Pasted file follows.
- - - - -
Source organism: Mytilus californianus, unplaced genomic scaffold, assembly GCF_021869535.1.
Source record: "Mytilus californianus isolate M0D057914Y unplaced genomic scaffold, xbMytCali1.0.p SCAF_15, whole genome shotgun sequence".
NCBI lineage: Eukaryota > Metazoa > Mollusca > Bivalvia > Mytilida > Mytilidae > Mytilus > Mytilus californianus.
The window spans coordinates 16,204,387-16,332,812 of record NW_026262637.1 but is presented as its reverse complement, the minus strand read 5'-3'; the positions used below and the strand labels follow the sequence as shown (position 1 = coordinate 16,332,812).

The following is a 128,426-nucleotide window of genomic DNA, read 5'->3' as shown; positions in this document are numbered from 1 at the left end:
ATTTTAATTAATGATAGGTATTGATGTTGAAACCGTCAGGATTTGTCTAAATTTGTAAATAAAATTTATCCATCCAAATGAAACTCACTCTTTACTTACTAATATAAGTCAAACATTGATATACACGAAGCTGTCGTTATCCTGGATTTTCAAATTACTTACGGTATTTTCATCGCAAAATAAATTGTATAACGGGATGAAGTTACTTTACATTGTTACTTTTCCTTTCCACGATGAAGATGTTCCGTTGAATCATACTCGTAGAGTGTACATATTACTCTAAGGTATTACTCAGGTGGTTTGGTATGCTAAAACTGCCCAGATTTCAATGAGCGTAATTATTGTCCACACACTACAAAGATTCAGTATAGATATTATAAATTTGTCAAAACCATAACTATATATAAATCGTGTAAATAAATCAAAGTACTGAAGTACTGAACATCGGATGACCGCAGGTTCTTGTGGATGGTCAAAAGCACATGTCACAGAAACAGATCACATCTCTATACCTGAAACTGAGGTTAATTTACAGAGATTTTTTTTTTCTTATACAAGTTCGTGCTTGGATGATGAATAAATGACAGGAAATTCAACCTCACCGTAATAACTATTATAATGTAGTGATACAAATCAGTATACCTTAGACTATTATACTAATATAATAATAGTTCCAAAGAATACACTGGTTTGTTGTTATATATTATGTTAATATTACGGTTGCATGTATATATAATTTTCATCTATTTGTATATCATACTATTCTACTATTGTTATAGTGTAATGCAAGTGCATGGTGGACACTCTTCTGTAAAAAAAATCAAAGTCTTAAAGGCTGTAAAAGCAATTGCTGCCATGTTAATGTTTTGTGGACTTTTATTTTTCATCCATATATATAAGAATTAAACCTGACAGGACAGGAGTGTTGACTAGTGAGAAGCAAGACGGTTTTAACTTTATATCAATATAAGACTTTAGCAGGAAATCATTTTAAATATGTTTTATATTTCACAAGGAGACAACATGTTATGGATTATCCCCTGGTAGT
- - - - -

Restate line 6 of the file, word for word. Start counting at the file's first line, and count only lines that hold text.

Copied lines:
ATTTTAATTAATGATAGGTATTGATGTTGAAACCGTCAGGATTTGTCTAAATTTGTAAATAAAATTTATCCATCCAAATGAAACTCACTCTTTACTTACTAATATAAGTCAAACATTGATATACACGAAGCTGTCGTTATCCTGGATTTTCAAATTACTTACGGTATTTTCATCGCAAAATAAATTGTATAACGGGATGAAGTTACTTTACATTGTTACTTTTCCTTTCCACGATGAAGATGTTCCGTTGAATCATACTCGTAGAGTGTACATATTACTCTAAGGTATTACTCAGGTGGTTTGGTATGCTAAAACTGCCCAGATTTCAATGAGCGTAATTATTGTCCACACACTACAAAGATTCAGTATAGATATTATAAATTTGTCAAAACCATAACTATATATAAATCGTGTAAATAAATCAAAGTACTGAAGTACTGAACATCGGATGACCGCAGGTTCTTGTGGATGGTCAAAAGCACATGTCACAGAAACAGATCACATCTCTATACCTGAAACTGAGGTTAATTTACAGAGATTTTTTTTTTCTTATACAAGTTCGTGCTTGGATGATGAATAAATGACAGGAAATTCAACCTCACCGTAATAACTATTATAATGTAGTGATACAAATCAGTATACCTTAGACTATTATACTAATATAATAATAGTTCCAAAGAATACACTGGTTTGTTGTTATATATTATGTTAATATTACGGTTGCATGTATATATAATTTTCATCTATTTGTATATCATACTATTCTACTATTGTTATAGTGTAATGCAAGTGCATGGTGGACACTCTTCTGTAAAAAAAATCAAAGTCTTAAAGGCTGTAAAAGCAATTGCTGCCATGTTAATGTTTTGTGGACTTTTATTTTTCATCCATATATATAAGAATTAAACCTGACAGGACAGGAGTGTTGACTAGTGAGAAGCAAGACGGTTTTAACTTTATATCAATATAAGACTTTAGCAGGAAATCATTTTAAATATGTTTTATATTTCACAAGGAGACAACATGTTATGGATTATCCCCTGGTAGT